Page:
Refractory angina pectoris (RAP) is defined as the occurrence of frequent angina attacks uncontrolled by optimal drug therapy, significantly limiting the patients’ daily activities, and with the presence of coronary artery disease rendering percutaneous coronary intervention or bypass surgery unsuitable (CABG) (1). The prevalence of RAP will probably increase in the next years, due to the progressively longer life expectancy of patients with complex or diffuse coronary artery disease.
Several alternative forms of therapy have been proposed for RAP, but only a few of them have given rise to sufficient published data (1).
Transmyocardial laser revascularisation (TMLR) has been investigated in several randomised trials using the epicardial surgical approach or the endocardial percutaneous approach (2). Compared to maximal medical therapy, the studies reported overall improvement of symptoms by TMLR. However, no effect on mortality was observed and the only “sham”-controlled study conducted failed to show any improvement of angina symptoms in patients treated with percutaneous TMLR, compared to the control group (3). An important limitation of TMLR is the rather high risk of perioperative complications, including death (4-5%), myocardial infarction (10%) and lung infections (5-30%) (2).
Angiogenic therapy has been assessed in clinical trials through intracoronary or intramyocardial administration of growth factors or through gene therapy. The few controlled randomised trials however have delivered disappointing results, showing no effects on symptoms or marginal effects on symptoms and myocardial ischemia (4,5). Furthermore, an unresolved issue is the risk of extracardiac complications following the use of angiogenic factors or genic material.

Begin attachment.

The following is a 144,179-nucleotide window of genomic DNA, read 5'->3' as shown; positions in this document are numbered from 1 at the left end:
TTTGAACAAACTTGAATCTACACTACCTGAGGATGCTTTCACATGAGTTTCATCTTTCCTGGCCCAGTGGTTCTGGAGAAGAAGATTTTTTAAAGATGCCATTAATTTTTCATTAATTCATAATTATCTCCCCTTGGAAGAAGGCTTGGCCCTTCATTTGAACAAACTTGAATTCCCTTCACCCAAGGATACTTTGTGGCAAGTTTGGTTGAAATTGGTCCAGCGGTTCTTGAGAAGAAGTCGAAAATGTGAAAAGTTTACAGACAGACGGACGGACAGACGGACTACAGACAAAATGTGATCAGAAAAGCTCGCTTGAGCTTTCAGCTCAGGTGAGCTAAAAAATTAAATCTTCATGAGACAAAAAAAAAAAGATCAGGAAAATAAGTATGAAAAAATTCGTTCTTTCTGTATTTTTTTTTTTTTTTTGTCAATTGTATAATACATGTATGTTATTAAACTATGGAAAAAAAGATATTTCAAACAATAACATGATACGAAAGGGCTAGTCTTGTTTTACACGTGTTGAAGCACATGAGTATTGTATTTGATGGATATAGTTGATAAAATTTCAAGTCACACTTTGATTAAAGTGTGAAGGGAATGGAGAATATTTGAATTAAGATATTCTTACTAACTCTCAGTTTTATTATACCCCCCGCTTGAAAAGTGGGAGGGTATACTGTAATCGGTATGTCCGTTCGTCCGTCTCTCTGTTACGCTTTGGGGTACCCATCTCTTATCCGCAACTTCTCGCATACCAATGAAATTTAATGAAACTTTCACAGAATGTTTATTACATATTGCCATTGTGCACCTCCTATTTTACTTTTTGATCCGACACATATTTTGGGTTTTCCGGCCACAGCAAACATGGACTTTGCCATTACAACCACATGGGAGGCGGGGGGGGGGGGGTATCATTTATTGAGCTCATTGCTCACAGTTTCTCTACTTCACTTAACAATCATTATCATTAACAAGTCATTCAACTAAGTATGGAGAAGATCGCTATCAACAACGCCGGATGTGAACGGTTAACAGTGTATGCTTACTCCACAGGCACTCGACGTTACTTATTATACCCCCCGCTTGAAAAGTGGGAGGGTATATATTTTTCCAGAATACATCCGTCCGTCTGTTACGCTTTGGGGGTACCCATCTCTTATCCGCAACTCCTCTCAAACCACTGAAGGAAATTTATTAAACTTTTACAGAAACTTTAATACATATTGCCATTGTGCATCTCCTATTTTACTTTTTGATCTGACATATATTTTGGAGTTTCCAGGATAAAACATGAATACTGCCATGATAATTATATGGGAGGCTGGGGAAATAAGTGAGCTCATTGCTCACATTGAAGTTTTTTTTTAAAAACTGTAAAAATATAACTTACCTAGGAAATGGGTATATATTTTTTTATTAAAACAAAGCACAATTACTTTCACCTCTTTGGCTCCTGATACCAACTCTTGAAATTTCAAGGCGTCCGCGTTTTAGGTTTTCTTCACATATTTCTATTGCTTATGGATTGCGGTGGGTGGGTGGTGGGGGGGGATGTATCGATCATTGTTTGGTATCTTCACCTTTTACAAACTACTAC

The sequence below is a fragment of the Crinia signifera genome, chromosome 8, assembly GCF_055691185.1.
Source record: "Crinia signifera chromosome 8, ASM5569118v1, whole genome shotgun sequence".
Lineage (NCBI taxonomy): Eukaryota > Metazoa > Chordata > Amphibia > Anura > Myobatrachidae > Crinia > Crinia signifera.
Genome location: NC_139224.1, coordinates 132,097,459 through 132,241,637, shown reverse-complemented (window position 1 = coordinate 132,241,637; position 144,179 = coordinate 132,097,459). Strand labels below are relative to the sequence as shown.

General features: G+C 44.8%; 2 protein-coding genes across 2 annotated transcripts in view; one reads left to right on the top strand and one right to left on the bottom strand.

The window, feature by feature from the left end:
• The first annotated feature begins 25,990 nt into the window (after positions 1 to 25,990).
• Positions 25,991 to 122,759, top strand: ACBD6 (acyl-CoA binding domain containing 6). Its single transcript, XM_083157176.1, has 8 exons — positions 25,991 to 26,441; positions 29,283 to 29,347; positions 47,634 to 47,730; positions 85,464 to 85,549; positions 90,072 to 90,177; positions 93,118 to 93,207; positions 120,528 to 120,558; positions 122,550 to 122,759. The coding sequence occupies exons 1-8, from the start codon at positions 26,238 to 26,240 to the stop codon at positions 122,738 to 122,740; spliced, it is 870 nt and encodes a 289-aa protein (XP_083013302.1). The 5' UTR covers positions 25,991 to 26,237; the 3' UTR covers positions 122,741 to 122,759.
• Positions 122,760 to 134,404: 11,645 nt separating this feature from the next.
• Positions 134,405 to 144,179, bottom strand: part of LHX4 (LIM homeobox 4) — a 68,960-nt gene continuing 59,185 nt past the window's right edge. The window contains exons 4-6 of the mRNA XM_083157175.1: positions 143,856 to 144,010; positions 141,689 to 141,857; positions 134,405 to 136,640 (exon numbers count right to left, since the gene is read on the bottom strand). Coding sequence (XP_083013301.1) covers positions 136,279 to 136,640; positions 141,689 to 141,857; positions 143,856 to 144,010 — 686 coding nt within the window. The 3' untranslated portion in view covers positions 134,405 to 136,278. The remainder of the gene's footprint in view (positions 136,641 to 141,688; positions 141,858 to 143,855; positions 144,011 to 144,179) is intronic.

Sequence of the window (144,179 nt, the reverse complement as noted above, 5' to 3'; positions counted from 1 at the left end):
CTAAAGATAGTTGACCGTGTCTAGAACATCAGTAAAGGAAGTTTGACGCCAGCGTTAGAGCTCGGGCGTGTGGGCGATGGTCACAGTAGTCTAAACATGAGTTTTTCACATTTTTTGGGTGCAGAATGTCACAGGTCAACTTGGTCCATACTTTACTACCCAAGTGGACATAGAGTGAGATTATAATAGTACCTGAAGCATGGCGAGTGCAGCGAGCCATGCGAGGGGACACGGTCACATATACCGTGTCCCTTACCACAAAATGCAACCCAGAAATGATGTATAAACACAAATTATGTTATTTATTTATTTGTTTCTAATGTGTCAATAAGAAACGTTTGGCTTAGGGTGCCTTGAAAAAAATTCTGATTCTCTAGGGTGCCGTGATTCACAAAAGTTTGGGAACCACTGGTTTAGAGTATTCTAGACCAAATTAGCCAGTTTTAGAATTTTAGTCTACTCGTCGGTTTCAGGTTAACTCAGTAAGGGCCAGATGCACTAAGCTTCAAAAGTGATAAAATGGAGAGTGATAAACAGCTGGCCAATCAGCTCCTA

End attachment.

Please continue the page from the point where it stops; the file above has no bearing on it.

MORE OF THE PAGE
Spinal cord stimulation (SCS) has been used for RAP for about 20 years. Several studies have reported beneficial effects on angina symptoms, quality of life and hospital re-admissions for angina (1). In particular, SCS was found to have similar effects as CABG regarding symptoms and quality of life at the 6-month and the 5-year follow-ups, with long-term survival being 75.5% and 68.6% in SCS and in CABG patients, respectively (p=NS) (6). In the prospective Italian registry, a significant improvement of symptoms was observed at the 13-month follow-up in 73% of 104 patients and was associated with a consistent reduction in the hospital admission rate for recurrent angina (7). No life-threatening complications related to the therapy have been reported with SCS, while local infectious complications or catheter dislodgment requiring re-implant did occur in a minority of patients.
Enhanced external counterpulsation (EECP) in population registries has been shown to improve the CCS angina class of RAP patients in 70-80% of cases (8) and a slight increase of time -to 1 mm ST segment depression on exercise stress tests- was also observed in a randomised “sham”-controlled study (9). EECP has not been associated with life-threatening complications; however, some bothering side effects may occur during treatment, including leg or back pain, skin abrasion or edema, headache, diziness, epistaxis and respiratory discomfort. Furthermore, some co-morbidities, including significantly reduced left ventricular function, uncontrolled hypertension, aortic aneurysm/dissection, significant valvular aortic regurgitation, peripheral venous disease and anticoagulant therapy, are contra-indications to EECP (8).
To conclude, although several forms of therapy have been investigated for RAP, early randomised trials seem to favour SCS or EECP. Indeed, although data should be interpreted with caution because the number of patients studied was limited and true placebo groups lacking, these forms of therapy seem to present the most favourable risk/cost to benefit ratios, thus justifying their use in RAP.